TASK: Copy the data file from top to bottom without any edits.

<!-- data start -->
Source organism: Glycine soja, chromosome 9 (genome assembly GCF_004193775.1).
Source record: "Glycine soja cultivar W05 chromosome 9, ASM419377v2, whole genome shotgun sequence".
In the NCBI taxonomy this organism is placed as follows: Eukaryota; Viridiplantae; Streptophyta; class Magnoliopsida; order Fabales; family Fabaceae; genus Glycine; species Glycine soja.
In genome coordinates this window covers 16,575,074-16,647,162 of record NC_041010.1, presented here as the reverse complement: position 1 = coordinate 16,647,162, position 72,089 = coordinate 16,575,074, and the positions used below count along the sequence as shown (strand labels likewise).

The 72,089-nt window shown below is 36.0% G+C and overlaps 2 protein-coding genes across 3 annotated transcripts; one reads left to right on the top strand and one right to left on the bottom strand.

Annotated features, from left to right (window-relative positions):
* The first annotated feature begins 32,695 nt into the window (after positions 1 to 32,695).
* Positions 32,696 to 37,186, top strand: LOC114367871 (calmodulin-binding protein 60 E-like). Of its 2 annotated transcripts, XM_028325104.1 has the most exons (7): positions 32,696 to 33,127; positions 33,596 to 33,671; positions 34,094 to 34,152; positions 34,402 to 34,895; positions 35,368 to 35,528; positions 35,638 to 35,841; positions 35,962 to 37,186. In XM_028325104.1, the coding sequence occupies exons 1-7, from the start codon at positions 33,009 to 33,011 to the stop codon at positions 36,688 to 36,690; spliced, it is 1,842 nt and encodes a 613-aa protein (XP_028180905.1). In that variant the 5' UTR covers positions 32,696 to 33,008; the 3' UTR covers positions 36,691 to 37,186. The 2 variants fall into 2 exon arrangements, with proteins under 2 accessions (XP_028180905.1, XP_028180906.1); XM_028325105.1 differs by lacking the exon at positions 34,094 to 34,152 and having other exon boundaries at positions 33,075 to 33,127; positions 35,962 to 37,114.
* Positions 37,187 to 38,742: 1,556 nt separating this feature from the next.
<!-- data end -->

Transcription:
Source organism: Glycine soja, chromosome 9 (genome assembly GCF_004193775.1).
Source record: "Glycine soja cultivar W05 chromosome 9, ASM419377v2, whole genome shotgun sequence".
In the NCBI taxonomy this organism is placed as follows: Eukaryota; Viridiplantae; Streptophyta; class Magnoliopsida; order Fabales; family Fabaceae; genus Glycine; species Glycine soja.
In genome coordinates this window covers 16,575,074-16,647,162 of record NC_041010.1, presented here as the reverse complement: position 1 = coordinate 16,647,162, position 72,089 = coordinate 16,575,074, and the positions used below count along the sequence as shown (strand labels likewise).

The 72,089-nt window shown below is 36.0% G+C and overlaps 2 protein-coding genes across 3 annotated transcripts; one reads left to right on the top strand and one right to left on the bottom strand.

Annotated features, from left to right (window-relative positions):
* The first annotated feature begins 32,695 nt into the window (after positions 1 to 32,695).
* Positions 32,696 to 37,186, top strand: LOC114367871 (calmodulin-binding protein 60 E-like). Of its 2 annotated transcripts, XM_028325104.1 has the most exons (7): positions 32,696 to 33,127; positions 33,596 to 33,671; positions 34,094 to 34,152; positions 34,402 to 34,895; positions 35,368 to 35,528; positions 35,638 to 35,841; positions 35,962 to 37,186. In XM_028325104.1, the coding sequence occupies exons 1-7, from the start codon at positions 33,009 to 33,011 to the stop codon at positions 36,688 to 36,690; spliced, it is 1,842 nt and encodes a 613-aa protein (XP_028180905.1). In that variant the 5' UTR covers positions 32,696 to 33,008; the 3' UTR covers positions 36,691 to 37,186. The 2 variants fall into 2 exon arrangements, with proteins under 2 accessions (XP_028180905.1, XP_028180906.1); XM_028325105.1 differs by lacking the exon at positions 34,094 to 34,152 and having other exon boundaries at positions 33,075 to 33,127; positions 35,962 to 37,114.
* Positions 37,187 to 38,742: 1,556 nt separating this feature from the next.